Correction to This Article
This column originally stated that Rep. Jan Schakowsky (D-Ill.) is the current chairwoman of the House Energy and Commerce subcommittee on commerce, trade and consumer protection. She is the vice chair. Rep. Bobby L. Rush (D-Ill.) is the chairman.

FTC probing CVS Caremark's prescription drug practices

By Joe Davidson
Washington Post Staff Writer
Tuesday, February 9, 2010

The Federal Trade Commission is investigating allegations of improper business practices by a firm that provides prescription drug services for health insurance companies that cover most federal employees.

In a series of letters last year, a bipartisan group of congressional members outlined a number of allegations against CVS Caremark. The group urged the FTC to investigate the company, which was formed in a 2007 merger of CVS and Caremark Rx.

CVS Caremark, in its role as a pharmacy benefit manager, acts as a middleman, negotiating prescription drug prices between pharmaceutical companies and insurance plans serving a large segment of U.S. consumers. The congressional letters to FTC Chairman Jon Leibowitz did not focus on federal employees, but among the insurance plans doing business with CVS Caremark are some in the Federal Employees Health Benefits Program, including the big one, Blue Cross/Blue Shield, and those sponsored by the National Association of Letter Carriers and the National Rural Letter Carriers' Association.

In a related matter, the House Oversight and Government Reform subcommittee on federal workforce, Postal Service, and the District of Columbia plans to hold a hearing Wednesday on legislation designed to strengthen government supervision of prescription drug benefits for federal workers.

One of the more detailed letters to the FTC was from Illinois Democrat Jan Schakowsky, vice chair of the House Energy and Commerce subcommittee on commerce, trade and consumer protection.

"[T]here have been troubling signs that this merger may be harming consumers and competition," she wrote on May 12. She listed a number of "widespread complaints," accusing CVS Caremark of:

-- Steering customers to CVS facilities instead of pharmacies patients choose.

-- Using customer data "as a vehicle to increase retail and prescription drug sales."

-- Switching patients to drugs that are more profitable for CVS Caremark.

Apparently unaware that the FTC probe had begun in August, four Republicans and four Democrats in the House, led by Rep. Anthony Weiner (D-N.Y.), signed another letter in September asking the FTC to investigate the merger. "We strongly believe that CVS Caremark is engaging in unfair and deceptive business practices that are causing harm to consumers, patients and local community pharmacies," the letter said.

The lawmakers asked the commission to investigate allegations that CVS Caremark notifies its pharmacies when customers of those stores also patronize non-CVS druggists. "In those situations, the CVS pharmacist is instructed to inform the consumer of the dangers of using multiple pharmacies," the congressmen wrote. "Obviously, the only way the CVS pharmacist knows the consumer uses multiple pharmacies is through the misuse of consumer information possessed by Caremark."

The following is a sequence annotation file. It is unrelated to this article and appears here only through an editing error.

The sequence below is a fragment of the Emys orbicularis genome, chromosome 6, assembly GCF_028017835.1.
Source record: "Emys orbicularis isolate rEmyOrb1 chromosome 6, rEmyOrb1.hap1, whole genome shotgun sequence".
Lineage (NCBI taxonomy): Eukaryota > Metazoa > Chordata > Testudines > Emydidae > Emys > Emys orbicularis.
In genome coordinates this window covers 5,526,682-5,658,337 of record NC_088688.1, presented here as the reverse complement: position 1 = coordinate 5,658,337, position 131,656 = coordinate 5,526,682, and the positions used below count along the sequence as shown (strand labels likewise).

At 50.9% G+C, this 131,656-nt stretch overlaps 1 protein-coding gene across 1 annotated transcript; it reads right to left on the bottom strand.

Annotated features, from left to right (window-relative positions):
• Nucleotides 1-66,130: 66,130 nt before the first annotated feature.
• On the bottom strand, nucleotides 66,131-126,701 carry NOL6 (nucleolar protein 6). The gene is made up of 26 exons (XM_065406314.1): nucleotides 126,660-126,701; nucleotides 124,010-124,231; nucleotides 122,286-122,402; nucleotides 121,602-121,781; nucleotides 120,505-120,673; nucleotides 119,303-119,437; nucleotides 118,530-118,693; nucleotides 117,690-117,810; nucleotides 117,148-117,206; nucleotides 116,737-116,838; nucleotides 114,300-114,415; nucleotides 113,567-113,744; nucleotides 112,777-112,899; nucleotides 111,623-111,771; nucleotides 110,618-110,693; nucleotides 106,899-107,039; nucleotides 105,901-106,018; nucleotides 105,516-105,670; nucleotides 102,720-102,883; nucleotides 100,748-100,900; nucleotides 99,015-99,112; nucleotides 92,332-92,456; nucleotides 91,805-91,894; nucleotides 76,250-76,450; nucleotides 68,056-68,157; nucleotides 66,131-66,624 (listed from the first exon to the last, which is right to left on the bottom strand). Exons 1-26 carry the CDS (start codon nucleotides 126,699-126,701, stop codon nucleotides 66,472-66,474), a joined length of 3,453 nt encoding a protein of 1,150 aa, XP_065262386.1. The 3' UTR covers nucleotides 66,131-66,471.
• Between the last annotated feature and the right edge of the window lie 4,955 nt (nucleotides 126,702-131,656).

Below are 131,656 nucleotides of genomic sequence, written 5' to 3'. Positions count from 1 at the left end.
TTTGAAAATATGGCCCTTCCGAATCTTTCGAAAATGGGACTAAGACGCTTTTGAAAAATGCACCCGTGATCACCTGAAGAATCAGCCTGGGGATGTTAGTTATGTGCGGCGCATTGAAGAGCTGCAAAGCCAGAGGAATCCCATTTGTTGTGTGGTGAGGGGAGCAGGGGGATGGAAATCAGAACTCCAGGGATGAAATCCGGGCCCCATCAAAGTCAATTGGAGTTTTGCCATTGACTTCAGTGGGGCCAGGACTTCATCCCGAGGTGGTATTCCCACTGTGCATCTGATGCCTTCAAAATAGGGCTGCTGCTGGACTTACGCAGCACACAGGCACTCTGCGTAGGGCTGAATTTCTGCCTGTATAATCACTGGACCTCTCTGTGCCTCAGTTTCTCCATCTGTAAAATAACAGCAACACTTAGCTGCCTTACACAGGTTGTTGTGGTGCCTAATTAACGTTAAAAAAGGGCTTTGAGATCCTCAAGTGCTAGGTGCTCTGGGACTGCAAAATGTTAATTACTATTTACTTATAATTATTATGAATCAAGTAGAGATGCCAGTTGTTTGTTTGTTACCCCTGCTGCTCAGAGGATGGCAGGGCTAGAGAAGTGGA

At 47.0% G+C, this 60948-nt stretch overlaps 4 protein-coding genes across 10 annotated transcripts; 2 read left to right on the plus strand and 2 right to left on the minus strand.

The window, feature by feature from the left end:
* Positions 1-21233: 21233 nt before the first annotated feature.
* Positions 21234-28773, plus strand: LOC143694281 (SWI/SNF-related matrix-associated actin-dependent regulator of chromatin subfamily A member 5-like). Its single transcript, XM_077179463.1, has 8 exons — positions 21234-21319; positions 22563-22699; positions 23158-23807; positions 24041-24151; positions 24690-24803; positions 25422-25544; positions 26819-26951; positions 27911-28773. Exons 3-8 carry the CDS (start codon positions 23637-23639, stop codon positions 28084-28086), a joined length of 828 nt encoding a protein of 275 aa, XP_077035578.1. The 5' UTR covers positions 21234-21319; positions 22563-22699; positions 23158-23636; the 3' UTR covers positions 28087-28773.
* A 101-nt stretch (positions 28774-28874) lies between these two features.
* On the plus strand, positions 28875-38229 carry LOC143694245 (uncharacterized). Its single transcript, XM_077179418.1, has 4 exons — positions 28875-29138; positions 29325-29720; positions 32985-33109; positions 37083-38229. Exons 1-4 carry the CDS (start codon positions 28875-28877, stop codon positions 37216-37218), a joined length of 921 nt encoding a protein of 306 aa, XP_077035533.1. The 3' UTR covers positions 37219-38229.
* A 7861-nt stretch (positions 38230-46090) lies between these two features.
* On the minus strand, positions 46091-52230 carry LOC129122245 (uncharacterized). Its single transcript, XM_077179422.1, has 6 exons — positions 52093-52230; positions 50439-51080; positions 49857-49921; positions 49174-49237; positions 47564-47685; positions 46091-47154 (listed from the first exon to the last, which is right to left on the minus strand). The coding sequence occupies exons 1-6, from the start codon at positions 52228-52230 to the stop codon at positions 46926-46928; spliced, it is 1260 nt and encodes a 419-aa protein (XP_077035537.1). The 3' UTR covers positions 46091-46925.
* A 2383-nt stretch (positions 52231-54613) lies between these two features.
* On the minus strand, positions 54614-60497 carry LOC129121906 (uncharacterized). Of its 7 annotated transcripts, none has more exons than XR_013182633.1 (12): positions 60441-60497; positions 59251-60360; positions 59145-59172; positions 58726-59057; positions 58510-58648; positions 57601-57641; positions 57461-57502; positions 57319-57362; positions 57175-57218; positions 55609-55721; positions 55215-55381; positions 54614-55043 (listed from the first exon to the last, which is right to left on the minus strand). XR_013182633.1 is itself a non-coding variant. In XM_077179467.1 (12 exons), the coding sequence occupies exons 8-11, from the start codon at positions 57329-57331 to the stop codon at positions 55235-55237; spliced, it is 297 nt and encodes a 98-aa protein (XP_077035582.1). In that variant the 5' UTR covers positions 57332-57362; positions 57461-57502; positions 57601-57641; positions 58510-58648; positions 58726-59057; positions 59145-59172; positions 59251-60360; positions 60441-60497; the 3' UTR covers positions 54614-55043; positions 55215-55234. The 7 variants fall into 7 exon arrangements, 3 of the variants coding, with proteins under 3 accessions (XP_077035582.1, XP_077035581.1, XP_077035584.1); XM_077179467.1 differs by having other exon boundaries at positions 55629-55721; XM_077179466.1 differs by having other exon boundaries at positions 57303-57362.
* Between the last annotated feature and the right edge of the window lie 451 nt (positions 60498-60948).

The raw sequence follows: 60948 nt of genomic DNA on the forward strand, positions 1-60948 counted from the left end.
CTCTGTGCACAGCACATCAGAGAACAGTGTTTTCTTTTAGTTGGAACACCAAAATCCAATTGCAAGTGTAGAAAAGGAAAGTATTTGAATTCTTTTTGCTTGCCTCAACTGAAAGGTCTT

In all, at least 10 representatives and five senators (nine Democrats and six Republicans) raised serious complaints about CVS Caremark in five letters to the FTC.

CVS Caremark strongly defended its business practices and said it welcomes the FTC probe as an opportunity "to demonstrate again that our focus is on lowering health care costs, improving service and increasing access to quality pharmacy services."

Carolyn Castel, CVS Caremark vice president for corporate communications, e-mailed a statement saying the company does not decide where prescriptions are filled, "does not improperly 'switch' members to more expensive brand drugs" and maintains "a firewall to ensure that certain competitively sensitive information is not shared between our pharmacy service business and retail operations."

CVS Caremark has been the target of a persistent campaign by Change to Win, made up of five large labor unions. The coalition has complained to congressional and FTC officials about CVS Caremark business practices, and the labor organization has issued three reports that are sharply critical of the company, including one focusing on federal employee drug plans.

No major federal employee organization belongs to Change to Win. Alex Goldschmidt, a spokeswoman for the coalition, says it is interested in federal insurance plans because four of its five members do represent some federal workers and "We're at the forefront of health-care reform, including trying to lower drug prices."

CVS Caremark attributes a different motive to the labor organization, one that has nothing to do with health care. "In regard to CtW, this organization has been waging a campaign to disparage CVS Caremark since 2007," Castel said. "While camouflaging themselves as a consumer protection group, CtW is actually attacking us because we refuse to waive the right that our employees have had for decades under federal law to vote confidentially in union elections."

Competing allegations aside, the real question remains: Are federal employees getting a good deal on their prescriptions or not? The FTC probe might provide an answer.

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